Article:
The effect of dietary fats on serum cholesterol is widely assumed to be due solely to the fatty acids and cholesterol they contain. Phytosterols, sterol oxidation products, and sterol precursors such as squalene, however, are often present in dietary fats. Little is known of the physiology of these substances in natural foods and most published diet studies do not consider them at all. Supplementation of the diet with high-dose phytosterols is now recommended for prevention of heart disease, but both recent and old data strongly suggest that the lower levels of phytosterols naturally present in vegetable fats may also reduce cholesterol absorption and serum cholesterol substantially. Moreover, unmeasured phytosterols may confound otherwise well-controlled diet studies because there is an inverse correlation between phytosterol and saturated fatty acid content of vegetable fats. Sterol oxidation products, many of which are found in foods, are potent regulators of lipoprotein and cholesterol transport pathways in vitro. Squalene is a phytosterol precursor abundant in olive oil that is at least partly absorbed and then quantitatively converted to cholesterol. The effects of dietary triglyceride-derived fatty acids have not been experimentally separated from the effects of trace fat components in most clinical studies. A better understanding of the activity of sterol-related dietary components is needed to reduce variability in diet studies, accurately assess the effects of dietary fatty acids and to maximize the effectiveness of dietary treatment for hypercholesterolemia.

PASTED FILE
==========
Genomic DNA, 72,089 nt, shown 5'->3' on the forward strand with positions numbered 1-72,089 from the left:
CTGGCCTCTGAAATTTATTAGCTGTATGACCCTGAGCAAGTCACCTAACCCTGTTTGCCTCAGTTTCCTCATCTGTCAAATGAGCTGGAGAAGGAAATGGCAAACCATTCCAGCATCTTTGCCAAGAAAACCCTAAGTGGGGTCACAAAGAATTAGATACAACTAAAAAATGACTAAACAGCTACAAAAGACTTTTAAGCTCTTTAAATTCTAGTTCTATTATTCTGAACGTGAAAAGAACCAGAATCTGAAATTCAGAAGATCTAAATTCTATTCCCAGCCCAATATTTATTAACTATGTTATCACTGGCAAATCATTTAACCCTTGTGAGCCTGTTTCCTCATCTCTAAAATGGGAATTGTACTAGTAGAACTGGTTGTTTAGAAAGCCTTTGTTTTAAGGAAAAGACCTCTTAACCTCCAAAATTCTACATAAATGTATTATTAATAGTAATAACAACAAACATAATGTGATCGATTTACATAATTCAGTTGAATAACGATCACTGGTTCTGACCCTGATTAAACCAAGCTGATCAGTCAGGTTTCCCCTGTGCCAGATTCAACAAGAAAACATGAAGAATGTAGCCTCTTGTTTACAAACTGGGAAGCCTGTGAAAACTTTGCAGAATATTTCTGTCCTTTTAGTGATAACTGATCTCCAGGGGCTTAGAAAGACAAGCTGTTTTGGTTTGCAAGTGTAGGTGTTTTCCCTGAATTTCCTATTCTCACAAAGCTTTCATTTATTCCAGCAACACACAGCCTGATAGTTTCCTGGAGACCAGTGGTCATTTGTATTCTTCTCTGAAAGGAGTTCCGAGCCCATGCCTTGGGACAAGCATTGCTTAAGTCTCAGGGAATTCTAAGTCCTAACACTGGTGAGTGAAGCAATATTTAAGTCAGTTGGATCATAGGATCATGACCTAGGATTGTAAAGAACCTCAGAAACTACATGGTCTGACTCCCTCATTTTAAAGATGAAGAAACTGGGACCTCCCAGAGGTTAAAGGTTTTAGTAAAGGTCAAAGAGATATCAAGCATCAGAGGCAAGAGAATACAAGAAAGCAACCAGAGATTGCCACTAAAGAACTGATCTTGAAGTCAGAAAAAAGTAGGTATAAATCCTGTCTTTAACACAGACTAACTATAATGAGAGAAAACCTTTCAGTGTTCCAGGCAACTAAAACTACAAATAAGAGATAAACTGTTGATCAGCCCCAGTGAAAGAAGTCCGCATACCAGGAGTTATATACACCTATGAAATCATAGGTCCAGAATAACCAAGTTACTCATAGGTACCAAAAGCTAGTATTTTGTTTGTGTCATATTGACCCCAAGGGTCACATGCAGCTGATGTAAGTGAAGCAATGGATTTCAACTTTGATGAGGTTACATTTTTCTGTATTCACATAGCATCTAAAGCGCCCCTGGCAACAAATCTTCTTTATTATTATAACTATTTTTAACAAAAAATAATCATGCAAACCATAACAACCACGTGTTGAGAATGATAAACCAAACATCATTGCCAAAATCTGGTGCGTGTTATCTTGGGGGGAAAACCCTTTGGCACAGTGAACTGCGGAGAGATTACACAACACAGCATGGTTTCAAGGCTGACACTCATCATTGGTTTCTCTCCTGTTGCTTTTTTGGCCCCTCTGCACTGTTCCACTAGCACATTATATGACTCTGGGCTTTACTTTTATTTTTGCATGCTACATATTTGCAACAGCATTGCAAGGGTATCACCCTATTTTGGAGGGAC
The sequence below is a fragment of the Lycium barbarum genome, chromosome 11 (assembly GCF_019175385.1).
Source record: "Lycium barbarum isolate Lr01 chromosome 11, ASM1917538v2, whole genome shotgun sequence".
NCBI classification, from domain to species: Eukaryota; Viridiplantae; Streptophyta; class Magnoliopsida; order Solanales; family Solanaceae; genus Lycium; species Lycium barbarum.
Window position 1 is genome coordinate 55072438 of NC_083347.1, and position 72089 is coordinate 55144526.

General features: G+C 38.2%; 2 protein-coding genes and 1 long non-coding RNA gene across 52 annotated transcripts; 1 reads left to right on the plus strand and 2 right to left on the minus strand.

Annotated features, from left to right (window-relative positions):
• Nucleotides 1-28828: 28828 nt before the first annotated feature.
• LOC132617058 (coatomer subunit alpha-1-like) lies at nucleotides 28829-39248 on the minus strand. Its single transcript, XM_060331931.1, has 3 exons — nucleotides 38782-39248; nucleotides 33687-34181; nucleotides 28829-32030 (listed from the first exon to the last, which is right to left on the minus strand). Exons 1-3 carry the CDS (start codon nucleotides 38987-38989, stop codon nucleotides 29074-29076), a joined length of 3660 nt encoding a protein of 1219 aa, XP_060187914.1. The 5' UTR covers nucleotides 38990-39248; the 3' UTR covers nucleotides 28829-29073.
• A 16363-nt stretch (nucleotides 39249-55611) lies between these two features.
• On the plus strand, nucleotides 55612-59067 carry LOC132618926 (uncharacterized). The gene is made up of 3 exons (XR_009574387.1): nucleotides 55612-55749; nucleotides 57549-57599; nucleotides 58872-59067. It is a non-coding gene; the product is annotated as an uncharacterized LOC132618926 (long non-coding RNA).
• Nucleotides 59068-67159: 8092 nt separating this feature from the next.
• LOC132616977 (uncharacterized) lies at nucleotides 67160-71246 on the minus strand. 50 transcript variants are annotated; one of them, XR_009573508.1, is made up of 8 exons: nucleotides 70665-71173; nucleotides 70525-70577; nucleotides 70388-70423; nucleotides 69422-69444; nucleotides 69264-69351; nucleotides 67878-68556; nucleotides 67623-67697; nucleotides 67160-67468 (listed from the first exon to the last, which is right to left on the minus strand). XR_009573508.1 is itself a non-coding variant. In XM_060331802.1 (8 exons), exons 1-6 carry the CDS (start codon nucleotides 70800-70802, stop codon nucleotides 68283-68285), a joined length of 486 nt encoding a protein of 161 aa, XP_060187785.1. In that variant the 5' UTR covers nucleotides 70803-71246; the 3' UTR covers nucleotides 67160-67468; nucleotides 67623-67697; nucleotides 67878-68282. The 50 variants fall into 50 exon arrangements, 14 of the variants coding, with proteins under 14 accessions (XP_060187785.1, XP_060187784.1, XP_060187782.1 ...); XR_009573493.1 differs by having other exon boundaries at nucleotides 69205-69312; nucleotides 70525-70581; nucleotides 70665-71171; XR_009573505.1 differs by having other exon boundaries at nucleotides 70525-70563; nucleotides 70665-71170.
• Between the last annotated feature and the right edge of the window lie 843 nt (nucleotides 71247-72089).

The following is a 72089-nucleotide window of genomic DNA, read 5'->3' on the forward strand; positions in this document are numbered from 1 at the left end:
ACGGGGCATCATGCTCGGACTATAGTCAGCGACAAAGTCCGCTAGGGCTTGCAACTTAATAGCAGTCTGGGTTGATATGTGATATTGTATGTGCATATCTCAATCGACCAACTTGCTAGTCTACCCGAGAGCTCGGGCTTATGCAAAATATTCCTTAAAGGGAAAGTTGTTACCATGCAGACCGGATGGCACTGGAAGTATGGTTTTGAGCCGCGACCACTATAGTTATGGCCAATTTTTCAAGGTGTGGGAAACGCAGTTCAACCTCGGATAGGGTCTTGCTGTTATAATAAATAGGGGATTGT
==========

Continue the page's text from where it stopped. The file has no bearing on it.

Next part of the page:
Original languageEnglish
Pages (from-to)349-359
Number of pages11
JournalNutrition Reviews
Issue number11
StatePublished - Nov 1 2002


  • Cholesterol
  • Diet
  • Fat
  • Fatty acids
  • Human studies
  • LDL
  • Phytosterols
  • Saturated fat
  • Sitostanol
  • Sitosterol


Dive into the research topics of 'Effects of trace components of dietary fat on cholesterol metabolism: Phytosterols, oxysterols, and squalene'. Together they form a unique fingerprint.

Cite this